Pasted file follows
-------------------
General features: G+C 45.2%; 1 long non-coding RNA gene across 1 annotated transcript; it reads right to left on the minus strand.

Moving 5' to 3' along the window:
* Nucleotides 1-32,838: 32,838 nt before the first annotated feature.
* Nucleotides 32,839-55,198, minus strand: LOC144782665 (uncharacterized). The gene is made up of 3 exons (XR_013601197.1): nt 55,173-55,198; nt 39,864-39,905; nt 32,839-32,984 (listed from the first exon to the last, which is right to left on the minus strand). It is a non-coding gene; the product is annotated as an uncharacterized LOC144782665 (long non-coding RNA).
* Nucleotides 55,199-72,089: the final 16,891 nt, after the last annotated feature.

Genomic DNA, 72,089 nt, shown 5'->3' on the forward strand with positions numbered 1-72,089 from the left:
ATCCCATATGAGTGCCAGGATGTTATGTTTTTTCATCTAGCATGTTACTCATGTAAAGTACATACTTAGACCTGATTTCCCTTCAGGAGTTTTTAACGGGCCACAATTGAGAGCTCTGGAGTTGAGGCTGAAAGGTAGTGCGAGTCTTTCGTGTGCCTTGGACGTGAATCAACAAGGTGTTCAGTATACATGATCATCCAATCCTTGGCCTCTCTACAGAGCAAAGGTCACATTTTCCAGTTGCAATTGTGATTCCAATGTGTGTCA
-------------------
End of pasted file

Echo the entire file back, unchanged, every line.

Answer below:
General features: G+C 45.2%; 1 long non-coding RNA gene across 1 annotated transcript; it reads right to left on the minus strand.

Moving 5' to 3' along the window:
* Nucleotides 1-32,838: 32,838 nt before the first annotated feature.
* Nucleotides 32,839-55,198, minus strand: LOC144782665 (uncharacterized). The gene is made up of 3 exons (XR_013601197.1): nt 55,173-55,198; nt 39,864-39,905; nt 32,839-32,984 (listed from the first exon to the last, which is right to left on the minus strand). It is a non-coding gene; the product is annotated as an uncharacterized LOC144782665 (long non-coding RNA).
* Nucleotides 55,199-72,089: the final 16,891 nt, after the last annotated feature.

Genomic DNA, 72,089 nt, shown 5'->3' on the forward strand with positions numbered 1-72,089 from the left:
ATCCCATATGAGTGCCAGGATGTTATGTTTTTTCATCTAGCATGTTACTCATGTAAAGTACATACTTAGACCTGATTTCCCTTCAGGAGTTTTTAACGGGCCACAATTGAGAGCTCTGGAGTTGAGGCTGAAAGGTAGTGCGAGTCTTTCGTGTGCCTTGGACGTGAATCAACAAGGTGTTCAGTATACATGATCATCCAATCCTTGGCCTCTCTACAGAGCAAAGGTCACATTTTCCAGTTGCAATTGTGATTCCAATGTGTGTCA